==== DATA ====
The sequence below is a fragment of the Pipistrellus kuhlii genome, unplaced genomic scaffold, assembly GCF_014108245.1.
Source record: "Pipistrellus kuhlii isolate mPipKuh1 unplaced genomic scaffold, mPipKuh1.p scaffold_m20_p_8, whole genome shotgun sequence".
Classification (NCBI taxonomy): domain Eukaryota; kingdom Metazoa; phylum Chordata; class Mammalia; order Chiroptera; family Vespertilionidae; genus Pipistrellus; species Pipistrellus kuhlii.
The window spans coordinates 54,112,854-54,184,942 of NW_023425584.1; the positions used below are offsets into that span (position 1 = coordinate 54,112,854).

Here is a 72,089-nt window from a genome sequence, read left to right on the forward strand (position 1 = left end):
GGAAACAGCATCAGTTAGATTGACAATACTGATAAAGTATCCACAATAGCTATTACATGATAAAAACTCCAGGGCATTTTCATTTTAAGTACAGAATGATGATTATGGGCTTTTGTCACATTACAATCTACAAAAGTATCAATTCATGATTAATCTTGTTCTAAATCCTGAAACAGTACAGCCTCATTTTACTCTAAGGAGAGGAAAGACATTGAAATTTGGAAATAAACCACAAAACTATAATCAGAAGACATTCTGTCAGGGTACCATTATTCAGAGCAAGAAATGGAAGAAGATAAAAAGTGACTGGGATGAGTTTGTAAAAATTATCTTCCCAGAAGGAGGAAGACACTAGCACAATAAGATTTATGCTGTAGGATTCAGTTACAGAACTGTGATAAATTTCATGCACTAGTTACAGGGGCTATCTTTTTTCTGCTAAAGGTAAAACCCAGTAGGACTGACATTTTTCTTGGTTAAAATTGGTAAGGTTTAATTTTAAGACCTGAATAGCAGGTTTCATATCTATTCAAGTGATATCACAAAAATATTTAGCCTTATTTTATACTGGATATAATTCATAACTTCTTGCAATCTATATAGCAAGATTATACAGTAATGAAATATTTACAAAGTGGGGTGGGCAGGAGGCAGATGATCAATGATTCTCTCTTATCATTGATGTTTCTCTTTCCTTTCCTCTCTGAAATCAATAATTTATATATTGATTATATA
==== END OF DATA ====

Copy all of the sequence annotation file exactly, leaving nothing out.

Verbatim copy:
The sequence below is a fragment of the Pipistrellus kuhlii genome, unplaced genomic scaffold, assembly GCF_014108245.1.
Source record: "Pipistrellus kuhlii isolate mPipKuh1 unplaced genomic scaffold, mPipKuh1.p scaffold_m20_p_8, whole genome shotgun sequence".
Classification (NCBI taxonomy): domain Eukaryota; kingdom Metazoa; phylum Chordata; class Mammalia; order Chiroptera; family Vespertilionidae; genus Pipistrellus; species Pipistrellus kuhlii.
The window spans coordinates 54,112,854-54,184,942 of NW_023425584.1; the positions used below are offsets into that span (position 1 = coordinate 54,112,854).

Here is a 72,089-nt window from a genome sequence, read left to right on the forward strand (position 1 = left end):
GGAAACAGCATCAGTTAGATTGACAATACTGATAAAGTATCCACAATAGCTATTACATGATAAAAACTCCAGGGCATTTTCATTTTAAGTACAGAATGATGATTATGGGCTTTTGTCACATTACAATCTACAAAAGTATCAATTCATGATTAATCTTGTTCTAAATCCTGAAACAGTACAGCCTCATTTTACTCTAAGGAGAGGAAAGACATTGAAATTTGGAAATAAACCACAAAACTATAATCAGAAGACATTCTGTCAGGGTACCATTATTCAGAGCAAGAAATGGAAGAAGATAAAAAGTGACTGGGATGAGTTTGTAAAAATTATCTTCCCAGAAGGAGGAAGACACTAGCACAATAAGATTTATGCTGTAGGATTCAGTTACAGAACTGTGATAAATTTCATGCACTAGTTACAGGGGCTATCTTTTTTCTGCTAAAGGTAAAACCCAGTAGGACTGACATTTTTCTTGGTTAAAATTGGTAAGGTTTAATTTTAAGACCTGAATAGCAGGTTTCATATCTATTCAAGTGATATCACAAAAATATTTAGCCTTATTTTATACTGGATATAATTCATAACTTCTTGCAATCTATATAGCAAGATTATACAGTAATGAAATATTTACAAAGTGGGGTGGGCAGGAGGCAGATGATCAATGATTCTCTCTTATCATTGATGTTTCTCTTTCCTTTCCTCTCTGAAATCAATAATTTATATATTGATTATATA